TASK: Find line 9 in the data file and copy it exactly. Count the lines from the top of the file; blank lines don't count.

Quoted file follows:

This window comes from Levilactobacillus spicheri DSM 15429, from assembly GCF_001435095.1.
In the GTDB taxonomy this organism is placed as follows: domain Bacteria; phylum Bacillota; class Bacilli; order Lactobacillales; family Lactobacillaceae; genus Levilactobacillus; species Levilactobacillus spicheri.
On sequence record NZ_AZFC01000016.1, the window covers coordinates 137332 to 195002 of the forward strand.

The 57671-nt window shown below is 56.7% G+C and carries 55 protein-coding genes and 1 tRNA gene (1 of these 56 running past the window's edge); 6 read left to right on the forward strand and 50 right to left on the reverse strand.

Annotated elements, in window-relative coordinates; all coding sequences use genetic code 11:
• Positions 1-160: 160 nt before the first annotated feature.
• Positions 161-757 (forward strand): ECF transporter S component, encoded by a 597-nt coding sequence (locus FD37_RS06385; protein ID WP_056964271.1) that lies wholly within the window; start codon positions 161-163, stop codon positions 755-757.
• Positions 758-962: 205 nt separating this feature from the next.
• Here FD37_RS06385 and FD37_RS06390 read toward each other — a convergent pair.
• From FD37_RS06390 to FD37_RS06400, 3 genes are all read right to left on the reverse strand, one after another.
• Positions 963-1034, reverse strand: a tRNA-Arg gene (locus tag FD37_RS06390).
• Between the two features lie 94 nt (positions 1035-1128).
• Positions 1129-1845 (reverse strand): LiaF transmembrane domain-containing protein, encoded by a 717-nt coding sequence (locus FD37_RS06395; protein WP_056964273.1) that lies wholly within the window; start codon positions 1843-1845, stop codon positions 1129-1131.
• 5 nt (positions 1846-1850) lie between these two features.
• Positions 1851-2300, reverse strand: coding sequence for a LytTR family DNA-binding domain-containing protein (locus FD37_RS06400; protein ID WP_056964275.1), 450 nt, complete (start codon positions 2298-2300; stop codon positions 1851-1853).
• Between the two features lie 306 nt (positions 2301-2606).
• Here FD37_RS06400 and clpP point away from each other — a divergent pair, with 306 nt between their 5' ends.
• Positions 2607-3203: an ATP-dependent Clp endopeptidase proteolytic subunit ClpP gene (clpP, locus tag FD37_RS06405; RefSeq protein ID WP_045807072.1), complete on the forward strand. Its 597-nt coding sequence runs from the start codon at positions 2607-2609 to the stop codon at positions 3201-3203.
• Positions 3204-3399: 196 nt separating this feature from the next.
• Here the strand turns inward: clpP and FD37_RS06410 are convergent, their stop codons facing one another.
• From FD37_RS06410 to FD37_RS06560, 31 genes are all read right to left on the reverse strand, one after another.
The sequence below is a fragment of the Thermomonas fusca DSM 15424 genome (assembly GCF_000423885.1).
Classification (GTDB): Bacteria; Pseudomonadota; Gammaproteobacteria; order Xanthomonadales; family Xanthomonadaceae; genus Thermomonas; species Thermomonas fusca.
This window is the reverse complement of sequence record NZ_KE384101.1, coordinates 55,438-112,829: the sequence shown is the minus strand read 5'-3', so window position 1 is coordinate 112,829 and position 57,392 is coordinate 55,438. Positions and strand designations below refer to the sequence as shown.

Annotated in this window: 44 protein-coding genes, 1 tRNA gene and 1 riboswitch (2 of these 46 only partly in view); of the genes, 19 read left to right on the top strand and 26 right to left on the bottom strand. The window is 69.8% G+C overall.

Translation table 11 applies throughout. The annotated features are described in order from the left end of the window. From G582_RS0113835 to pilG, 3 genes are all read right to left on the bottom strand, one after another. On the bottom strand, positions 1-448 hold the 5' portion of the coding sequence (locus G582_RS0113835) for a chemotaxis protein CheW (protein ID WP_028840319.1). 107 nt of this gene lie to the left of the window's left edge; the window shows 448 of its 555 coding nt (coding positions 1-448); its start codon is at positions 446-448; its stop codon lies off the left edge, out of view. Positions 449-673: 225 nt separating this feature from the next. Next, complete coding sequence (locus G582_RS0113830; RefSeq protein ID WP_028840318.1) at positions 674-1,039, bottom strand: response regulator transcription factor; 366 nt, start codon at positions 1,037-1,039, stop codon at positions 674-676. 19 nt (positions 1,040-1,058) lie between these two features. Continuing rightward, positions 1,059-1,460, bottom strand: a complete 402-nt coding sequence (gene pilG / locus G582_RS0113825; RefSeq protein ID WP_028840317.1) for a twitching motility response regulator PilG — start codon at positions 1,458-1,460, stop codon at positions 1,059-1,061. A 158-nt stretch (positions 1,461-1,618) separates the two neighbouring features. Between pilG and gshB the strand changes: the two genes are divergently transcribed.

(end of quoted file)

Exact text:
• Here FD37_RS06385 and FD37_RS06390 read toward each other — a convergent pair.